Updated WCMSA Reference Guide Issued; Addresses Recent Alarming Trends
An updated Workers’ Compensation Medicare Set-Aside Reference guide was issued today. The revised guide, version 2.9 can be found here.
The updates in this guide are as follows:
- To eliminate issues around Development Letter and Alert templates auto populating with individual Regional Office (RO) reviewer names and direct phone numbers, these will now display the generic “Workers’ Compensation Review Contractor (WCRC)” and the WCRC customer service number “(833) 295-3773”
- Per CMS’ request, certain references to memoranda on cms.gov have been removed.
- The CDC Life Table has been updated for 2015 (Section 10.3). (See our prior blog post here.)
- Updates have been provided for spinal cord stimulators and Lyrica (Sections 9.4.5 and 18.104.22.168).
Of important note is the update to the portion of the guide that address spinal cord stimulators, as it includes the following revisions and clarification:
Routine replacement of the neurostimulator pulse generator includes the lead implantation up to the number of leads related to the associated code. Revision surgeries should only be used where a historical pattern of a need to relocate leads exists.
Pricing for Spinal Cord Stimulator (SCS) Surgery
Surgery pricing may include physician, facility, and anesthesia fees. SCS pricing is based on identification of: 1.) Rechargeable vs. Non-rechargeable and 2.) Single vs. Multiple Arrays (leads). If unknown, CMS will default to non-rechargeable single array.
Additionally, the updated guide also addresses a very problematic area, as related to the inclusion of off-label prescription medications, and specifically the medication, Lyrica. In the updated guide, Lyrica is used as an example of a medication that is used for many off-label indications. The guide indicates that,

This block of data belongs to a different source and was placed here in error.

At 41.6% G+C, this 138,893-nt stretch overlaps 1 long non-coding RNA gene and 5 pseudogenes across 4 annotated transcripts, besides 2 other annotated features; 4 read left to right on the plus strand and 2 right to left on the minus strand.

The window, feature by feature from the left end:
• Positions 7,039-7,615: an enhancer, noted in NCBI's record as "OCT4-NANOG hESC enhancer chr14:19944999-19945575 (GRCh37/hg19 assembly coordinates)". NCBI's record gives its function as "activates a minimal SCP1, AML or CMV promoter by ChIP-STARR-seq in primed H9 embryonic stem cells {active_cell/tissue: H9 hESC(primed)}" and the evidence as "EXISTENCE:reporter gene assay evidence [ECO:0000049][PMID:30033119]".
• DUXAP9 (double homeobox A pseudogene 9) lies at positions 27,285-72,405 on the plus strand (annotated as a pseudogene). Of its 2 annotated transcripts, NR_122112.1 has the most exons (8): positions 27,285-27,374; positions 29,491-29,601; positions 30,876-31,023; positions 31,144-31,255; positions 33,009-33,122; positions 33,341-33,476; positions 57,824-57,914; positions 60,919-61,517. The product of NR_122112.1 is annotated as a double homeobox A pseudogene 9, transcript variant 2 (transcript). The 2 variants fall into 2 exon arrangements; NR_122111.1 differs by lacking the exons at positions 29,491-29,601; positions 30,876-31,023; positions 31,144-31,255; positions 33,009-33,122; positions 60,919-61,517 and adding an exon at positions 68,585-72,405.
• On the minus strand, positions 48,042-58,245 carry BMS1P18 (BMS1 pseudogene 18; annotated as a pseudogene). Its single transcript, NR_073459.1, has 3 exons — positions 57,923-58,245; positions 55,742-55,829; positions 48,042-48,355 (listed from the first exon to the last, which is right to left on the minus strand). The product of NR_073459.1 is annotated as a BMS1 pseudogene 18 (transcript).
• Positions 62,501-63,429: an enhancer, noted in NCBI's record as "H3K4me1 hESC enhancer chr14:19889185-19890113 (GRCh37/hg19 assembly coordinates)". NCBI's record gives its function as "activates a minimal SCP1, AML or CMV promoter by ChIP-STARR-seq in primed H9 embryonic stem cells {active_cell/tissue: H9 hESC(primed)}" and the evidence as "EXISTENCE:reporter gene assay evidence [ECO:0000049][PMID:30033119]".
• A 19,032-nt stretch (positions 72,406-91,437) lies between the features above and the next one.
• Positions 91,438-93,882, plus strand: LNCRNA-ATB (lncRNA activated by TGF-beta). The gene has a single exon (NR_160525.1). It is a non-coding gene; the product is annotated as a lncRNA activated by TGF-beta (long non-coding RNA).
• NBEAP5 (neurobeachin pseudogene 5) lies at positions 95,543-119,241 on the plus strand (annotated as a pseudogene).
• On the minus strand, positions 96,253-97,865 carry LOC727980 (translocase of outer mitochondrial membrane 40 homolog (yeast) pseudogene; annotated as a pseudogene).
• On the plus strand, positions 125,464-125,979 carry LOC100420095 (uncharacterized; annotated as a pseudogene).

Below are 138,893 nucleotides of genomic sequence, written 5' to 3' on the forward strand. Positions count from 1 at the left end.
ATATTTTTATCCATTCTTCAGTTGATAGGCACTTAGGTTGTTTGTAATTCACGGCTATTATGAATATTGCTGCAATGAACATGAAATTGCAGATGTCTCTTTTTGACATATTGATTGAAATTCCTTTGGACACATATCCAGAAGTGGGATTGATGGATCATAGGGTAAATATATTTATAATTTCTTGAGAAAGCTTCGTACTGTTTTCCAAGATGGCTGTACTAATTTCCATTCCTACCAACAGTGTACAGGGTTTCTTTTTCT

Lyrica (Pregabalin) is cited in MicroMedEx for an off-label medication use related to neuropathic pain from spinal cord injury, and a number of scientific studies indicate that Pregabalin shows statistically significant positive results for the treatment of radicular pain (a type of neuropathic pain). Spinal cord neuropathy includes injuries directly to the spinal cord or its supporting structures causing nerve impingement that results in neuropathic pain. Lyrica is considered acceptable for pricing as a treatment for WCMSAs that include diagnoses related to radiculopathy because radiculopathy is a type of neuropathy related to peripheral nerve impingement caused by injury to the supporting structures of the spinal cord.
Up until very recently, Lyrica was excluded as an off-label medication when used for radiculopathy without injury to the spinal cord. However, as we discussed, we have certainly seen the inclusion of Lyrica in many cases submitted for CMS’ review and approval.
As always, we will continue to monitor all CMS issued correspondence, and keep you updated of changes that may impact your claims.